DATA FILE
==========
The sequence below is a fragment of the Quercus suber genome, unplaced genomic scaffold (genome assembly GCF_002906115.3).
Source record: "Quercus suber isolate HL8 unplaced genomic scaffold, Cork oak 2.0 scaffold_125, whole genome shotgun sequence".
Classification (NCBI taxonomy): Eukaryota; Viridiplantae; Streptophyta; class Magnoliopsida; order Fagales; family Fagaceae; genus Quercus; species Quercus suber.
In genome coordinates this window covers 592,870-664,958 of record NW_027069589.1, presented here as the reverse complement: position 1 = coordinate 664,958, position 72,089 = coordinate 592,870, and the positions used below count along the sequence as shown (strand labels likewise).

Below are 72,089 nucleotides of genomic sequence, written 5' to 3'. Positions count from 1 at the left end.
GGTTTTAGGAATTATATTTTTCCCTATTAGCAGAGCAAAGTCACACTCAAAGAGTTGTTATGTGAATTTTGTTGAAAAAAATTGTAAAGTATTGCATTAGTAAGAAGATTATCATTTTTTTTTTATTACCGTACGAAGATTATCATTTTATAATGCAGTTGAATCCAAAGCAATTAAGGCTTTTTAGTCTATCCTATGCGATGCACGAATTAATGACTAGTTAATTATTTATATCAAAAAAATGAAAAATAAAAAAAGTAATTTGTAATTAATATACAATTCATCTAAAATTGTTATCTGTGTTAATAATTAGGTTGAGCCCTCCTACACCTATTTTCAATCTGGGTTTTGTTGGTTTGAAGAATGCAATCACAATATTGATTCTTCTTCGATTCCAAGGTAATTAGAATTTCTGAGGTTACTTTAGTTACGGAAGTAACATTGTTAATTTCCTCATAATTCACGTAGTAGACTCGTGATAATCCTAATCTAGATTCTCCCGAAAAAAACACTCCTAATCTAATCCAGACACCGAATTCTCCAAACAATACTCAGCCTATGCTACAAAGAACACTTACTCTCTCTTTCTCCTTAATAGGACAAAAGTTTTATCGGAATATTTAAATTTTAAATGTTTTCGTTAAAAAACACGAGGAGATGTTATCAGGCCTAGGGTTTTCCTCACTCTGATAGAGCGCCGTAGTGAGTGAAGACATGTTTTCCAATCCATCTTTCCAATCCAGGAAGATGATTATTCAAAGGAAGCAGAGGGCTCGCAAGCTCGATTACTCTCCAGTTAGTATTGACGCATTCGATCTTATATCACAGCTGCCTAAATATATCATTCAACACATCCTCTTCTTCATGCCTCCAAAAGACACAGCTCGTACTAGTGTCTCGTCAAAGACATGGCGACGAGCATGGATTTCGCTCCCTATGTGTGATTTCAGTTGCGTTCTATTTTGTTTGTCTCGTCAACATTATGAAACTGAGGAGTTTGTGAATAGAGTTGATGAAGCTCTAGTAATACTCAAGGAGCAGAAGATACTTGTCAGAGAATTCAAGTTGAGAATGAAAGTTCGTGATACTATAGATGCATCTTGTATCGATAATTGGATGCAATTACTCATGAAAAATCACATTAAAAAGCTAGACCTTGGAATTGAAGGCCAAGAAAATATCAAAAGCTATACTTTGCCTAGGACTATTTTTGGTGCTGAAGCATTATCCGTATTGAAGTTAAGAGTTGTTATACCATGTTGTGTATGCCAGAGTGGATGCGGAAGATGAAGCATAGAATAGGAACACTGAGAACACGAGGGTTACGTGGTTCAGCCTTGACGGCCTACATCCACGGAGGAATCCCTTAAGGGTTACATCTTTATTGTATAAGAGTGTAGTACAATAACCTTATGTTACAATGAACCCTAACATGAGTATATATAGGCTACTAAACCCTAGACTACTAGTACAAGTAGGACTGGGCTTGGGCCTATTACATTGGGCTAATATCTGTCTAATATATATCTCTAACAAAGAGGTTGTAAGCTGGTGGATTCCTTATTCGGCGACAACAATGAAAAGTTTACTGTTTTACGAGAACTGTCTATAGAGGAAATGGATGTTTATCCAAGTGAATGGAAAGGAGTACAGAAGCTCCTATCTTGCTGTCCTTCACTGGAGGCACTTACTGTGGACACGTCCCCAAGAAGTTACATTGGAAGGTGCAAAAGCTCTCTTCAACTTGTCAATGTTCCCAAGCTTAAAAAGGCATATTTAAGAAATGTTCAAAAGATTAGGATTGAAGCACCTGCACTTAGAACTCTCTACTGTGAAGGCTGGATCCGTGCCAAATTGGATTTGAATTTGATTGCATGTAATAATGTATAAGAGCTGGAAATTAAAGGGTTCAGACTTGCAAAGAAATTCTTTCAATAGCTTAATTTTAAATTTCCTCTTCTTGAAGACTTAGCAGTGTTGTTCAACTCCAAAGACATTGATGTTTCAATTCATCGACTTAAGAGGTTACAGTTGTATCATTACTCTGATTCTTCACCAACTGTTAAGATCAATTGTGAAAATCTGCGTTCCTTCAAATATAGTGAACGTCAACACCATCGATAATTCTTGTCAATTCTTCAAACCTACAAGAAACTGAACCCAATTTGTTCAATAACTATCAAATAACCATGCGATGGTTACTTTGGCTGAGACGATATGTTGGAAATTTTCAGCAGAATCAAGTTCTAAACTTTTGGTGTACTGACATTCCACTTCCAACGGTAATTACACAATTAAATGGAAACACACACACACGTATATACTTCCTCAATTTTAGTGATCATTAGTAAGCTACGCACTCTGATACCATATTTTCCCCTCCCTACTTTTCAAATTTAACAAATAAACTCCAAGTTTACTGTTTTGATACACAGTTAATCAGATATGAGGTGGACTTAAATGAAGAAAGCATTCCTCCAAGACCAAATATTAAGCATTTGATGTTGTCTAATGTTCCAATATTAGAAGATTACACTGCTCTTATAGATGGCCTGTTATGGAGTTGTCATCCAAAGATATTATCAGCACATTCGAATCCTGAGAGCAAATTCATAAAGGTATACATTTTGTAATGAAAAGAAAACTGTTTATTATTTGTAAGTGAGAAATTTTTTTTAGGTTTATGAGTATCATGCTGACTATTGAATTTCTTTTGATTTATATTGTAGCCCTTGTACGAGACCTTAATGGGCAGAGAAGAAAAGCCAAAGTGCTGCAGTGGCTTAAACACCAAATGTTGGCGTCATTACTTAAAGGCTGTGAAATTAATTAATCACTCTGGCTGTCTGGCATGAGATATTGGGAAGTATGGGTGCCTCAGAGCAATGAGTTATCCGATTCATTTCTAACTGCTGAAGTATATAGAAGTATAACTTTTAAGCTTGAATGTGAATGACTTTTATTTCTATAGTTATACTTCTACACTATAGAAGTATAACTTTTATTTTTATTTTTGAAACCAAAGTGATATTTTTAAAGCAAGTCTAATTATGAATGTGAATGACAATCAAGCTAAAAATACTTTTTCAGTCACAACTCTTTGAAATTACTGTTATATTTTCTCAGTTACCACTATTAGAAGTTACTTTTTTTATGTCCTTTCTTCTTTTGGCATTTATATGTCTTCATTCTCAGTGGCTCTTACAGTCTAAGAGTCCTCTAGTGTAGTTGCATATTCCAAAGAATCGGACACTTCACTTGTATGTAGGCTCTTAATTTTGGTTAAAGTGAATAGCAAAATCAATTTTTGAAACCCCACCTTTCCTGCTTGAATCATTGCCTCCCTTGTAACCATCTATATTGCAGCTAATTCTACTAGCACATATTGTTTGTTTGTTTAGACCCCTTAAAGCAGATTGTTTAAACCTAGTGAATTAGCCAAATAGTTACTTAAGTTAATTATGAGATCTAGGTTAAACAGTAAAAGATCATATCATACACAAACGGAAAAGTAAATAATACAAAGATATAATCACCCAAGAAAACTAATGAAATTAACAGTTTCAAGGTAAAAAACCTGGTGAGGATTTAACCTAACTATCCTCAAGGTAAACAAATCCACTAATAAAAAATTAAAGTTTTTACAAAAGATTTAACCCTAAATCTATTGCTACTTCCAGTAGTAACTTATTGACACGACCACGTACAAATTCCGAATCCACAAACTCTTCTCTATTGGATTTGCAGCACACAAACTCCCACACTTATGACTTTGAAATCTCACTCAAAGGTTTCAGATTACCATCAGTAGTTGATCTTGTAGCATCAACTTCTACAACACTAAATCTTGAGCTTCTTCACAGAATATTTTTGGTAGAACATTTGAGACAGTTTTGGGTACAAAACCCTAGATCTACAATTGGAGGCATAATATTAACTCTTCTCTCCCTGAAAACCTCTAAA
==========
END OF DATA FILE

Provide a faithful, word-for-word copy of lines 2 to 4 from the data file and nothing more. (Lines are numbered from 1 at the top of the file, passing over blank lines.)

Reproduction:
Source record: "Quercus suber isolate HL8 unplaced genomic scaffold, Cork oak 2.0 scaffold_125, whole genome shotgun sequence".
Classification (NCBI taxonomy): Eukaryota; Viridiplantae; Streptophyta; class Magnoliopsida; order Fagales; family Fagaceae; genus Quercus; species Quercus suber.
In genome coordinates this window covers 592,870-664,958 of record NW_027069589.1, presented here as the reverse complement: position 1 = coordinate 664,958, position 72,089 = coordinate 592,870, and the positions used below count along the sequence as shown (strand labels likewise).